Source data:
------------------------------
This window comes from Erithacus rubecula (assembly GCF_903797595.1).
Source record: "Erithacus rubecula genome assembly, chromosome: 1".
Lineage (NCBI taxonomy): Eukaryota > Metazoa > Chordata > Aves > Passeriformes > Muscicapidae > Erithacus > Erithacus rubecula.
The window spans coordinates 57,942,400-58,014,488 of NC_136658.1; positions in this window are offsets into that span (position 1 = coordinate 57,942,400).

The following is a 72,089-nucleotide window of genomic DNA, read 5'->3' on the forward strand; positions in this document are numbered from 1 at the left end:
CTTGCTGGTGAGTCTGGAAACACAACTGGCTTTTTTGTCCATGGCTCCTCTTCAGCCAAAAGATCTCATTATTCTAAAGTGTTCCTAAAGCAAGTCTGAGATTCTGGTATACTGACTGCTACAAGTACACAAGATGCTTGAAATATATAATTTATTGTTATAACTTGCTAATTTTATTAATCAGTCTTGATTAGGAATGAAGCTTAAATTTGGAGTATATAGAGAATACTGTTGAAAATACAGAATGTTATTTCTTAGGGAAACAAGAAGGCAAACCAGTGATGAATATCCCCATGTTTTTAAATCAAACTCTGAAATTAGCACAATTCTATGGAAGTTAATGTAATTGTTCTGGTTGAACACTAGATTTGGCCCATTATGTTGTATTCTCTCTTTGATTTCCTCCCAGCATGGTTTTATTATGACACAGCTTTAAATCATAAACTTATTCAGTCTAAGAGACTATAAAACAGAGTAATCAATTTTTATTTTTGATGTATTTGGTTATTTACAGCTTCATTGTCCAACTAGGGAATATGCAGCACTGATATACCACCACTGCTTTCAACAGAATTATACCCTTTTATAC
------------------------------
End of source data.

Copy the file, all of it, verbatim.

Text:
This window comes from Erithacus rubecula (assembly GCF_903797595.1).
Source record: "Erithacus rubecula genome assembly, chromosome: 1".
Lineage (NCBI taxonomy): Eukaryota > Metazoa > Chordata > Aves > Passeriformes > Muscicapidae > Erithacus > Erithacus rubecula.
The window spans coordinates 57,942,400-58,014,488 of NC_136658.1; positions in this window are offsets into that span (position 1 = coordinate 57,942,400).

The following is a 72,089-nucleotide window of genomic DNA, read 5'->3' on the forward strand; positions in this document are numbered from 1 at the left end:
CTTGCTGGTGAGTCTGGAAACACAACTGGCTTTTTTGTCCATGGCTCCTCTTCAGCCAAAAGATCTCATTATTCTAAAGTGTTCCTAAAGCAAGTCTGAGATTCTGGTATACTGACTGCTACAAGTACACAAGATGCTTGAAATATATAATTTATTGTTATAACTTGCTAATTTTATTAATCAGTCTTGATTAGGAATGAAGCTTAAATTTGGAGTATATAGAGAATACTGTTGAAAATACAGAATGTTATTTCTTAGGGAAACAAGAAGGCAAACCAGTGATGAATATCCCCATGTTTTTAAATCAAACTCTGAAATTAGCACAATTCTATGGAAGTTAATGTAATTGTTCTGGTTGAACACTAGATTTGGCCCATTATGTTGTATTCTCTCTTTGATTTCCTCCCAGCATGGTTTTATTATGACACAGCTTTAAATCATAAACTTATTCAGTCTAAGAGACTATAAAACAGAGTAATCAATTTTTATTTTTGATGTATTTGGTTATTTACAGCTTCATTGTCCAACTAGGGAATATGCAGCACTGATATACCACCACTGCTTTCAACAGAATTATACCCTTTTATAC